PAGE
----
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WDS Qualitative Analyses

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Often when characterizing materials simply understanding the chemical constituents present within the material is critical. EPMA is one of the quickest and most accurate methods by which to determine the elements present within a solid material. Qualitative analyses are done by driving the WDS spectrometers over a predetermined wavelength range (specific elements can be targeted, or entire range of spectrometer can be covered) while bombarding the material with a high energy beam of electrons. Elements present within the materials will display higher X-ray counts than the background and will present themselves as distinct peaks on the spectrum (see figure below). WDS spectra can be collected on five spectrometers simultaneously allowing for the rapid characterization of elements in an unknown material. Commonly in materials characterization similar datasets are collected using energy-dispersive spectrometers (EDS). WDS differs from EDS in that WDS spectrometers have greater than an order-of-magnitude better spectral resolution allowing for energy peaks that typically overlap when analyzing using EDS to be clearly resolved. Common applications include identifying minerals, glasses, and various types of metal alloys to characterizing and identifying particles during failure analyses.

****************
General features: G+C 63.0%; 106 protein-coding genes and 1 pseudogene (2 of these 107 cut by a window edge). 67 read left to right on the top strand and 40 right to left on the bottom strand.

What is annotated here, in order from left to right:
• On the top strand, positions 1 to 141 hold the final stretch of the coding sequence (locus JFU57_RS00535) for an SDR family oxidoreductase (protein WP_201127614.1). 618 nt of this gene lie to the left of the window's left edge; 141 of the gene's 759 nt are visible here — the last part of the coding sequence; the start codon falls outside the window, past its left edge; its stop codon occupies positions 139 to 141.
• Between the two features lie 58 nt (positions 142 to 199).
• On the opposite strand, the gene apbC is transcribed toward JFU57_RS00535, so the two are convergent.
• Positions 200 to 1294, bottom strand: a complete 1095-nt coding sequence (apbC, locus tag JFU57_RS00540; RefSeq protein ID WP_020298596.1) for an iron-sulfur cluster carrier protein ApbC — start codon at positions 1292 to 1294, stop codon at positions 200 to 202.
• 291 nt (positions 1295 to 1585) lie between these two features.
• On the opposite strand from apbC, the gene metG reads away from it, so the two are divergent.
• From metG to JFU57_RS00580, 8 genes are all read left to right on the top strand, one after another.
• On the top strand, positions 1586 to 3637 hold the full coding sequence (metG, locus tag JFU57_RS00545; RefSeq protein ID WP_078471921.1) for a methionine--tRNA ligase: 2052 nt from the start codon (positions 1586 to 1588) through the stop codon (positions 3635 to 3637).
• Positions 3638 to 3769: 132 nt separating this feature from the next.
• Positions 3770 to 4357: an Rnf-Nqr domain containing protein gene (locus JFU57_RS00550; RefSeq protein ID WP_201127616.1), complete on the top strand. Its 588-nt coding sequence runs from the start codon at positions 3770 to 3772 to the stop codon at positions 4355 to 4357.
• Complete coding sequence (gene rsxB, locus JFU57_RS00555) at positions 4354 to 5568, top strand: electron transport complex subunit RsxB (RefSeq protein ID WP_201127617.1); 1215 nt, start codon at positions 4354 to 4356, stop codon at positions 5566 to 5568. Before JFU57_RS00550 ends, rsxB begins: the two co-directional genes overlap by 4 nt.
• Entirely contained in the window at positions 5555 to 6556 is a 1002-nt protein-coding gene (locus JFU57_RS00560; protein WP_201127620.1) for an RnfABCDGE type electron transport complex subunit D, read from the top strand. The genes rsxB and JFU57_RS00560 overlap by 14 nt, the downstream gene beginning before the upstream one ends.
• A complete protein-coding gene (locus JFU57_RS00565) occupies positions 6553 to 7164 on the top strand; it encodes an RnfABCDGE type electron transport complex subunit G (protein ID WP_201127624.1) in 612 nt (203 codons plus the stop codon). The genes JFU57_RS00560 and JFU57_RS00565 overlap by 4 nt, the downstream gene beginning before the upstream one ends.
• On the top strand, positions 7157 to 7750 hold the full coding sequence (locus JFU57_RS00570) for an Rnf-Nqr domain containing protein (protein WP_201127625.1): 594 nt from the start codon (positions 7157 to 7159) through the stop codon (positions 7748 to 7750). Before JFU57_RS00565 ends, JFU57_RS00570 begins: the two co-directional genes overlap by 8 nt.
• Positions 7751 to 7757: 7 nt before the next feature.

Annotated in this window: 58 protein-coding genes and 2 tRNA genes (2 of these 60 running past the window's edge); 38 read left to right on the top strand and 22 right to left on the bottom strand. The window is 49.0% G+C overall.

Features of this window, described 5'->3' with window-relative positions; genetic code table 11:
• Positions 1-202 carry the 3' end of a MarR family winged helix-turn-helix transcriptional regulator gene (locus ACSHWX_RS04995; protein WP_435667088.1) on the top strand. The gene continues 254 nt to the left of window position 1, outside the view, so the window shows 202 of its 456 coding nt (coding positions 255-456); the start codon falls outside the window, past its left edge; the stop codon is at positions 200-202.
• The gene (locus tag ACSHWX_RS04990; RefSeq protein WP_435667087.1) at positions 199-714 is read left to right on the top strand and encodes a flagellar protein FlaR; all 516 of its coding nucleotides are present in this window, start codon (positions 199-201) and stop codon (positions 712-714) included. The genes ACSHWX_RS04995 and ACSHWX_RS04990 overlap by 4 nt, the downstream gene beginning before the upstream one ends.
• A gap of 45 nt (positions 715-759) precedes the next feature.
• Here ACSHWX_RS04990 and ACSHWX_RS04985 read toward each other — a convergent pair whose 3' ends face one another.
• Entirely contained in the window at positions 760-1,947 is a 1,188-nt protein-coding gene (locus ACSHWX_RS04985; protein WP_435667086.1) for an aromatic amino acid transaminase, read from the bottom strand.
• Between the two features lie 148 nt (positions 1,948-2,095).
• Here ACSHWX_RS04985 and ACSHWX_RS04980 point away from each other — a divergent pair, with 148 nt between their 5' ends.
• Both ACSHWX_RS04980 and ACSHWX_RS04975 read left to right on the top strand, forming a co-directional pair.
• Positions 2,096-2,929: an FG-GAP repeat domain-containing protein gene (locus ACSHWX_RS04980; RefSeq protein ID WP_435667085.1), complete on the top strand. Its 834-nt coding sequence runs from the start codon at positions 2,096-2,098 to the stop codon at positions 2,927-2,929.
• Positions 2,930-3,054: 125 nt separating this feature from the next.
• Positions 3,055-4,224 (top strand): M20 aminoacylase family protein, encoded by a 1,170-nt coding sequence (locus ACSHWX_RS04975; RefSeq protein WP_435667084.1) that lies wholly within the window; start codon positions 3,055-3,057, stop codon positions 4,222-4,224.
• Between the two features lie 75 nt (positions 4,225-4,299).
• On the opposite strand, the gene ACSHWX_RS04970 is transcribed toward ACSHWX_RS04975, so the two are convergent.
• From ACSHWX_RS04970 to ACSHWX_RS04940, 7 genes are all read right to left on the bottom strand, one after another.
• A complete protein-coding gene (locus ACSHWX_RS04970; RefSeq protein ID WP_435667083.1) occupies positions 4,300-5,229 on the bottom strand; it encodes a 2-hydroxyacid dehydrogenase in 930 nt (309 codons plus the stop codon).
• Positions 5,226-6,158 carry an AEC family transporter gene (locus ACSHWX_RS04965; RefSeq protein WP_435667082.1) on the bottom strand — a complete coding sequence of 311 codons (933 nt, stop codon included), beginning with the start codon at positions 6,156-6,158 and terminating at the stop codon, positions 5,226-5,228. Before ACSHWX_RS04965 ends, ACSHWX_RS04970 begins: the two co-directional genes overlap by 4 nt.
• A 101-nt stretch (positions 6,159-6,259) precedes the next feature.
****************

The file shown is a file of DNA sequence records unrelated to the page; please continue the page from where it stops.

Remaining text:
WDS wavescan diagram
WDS spectrum illustrates the clear distinction between the Mn Ka and Cr Kb intensity peaks in a stainless steel sample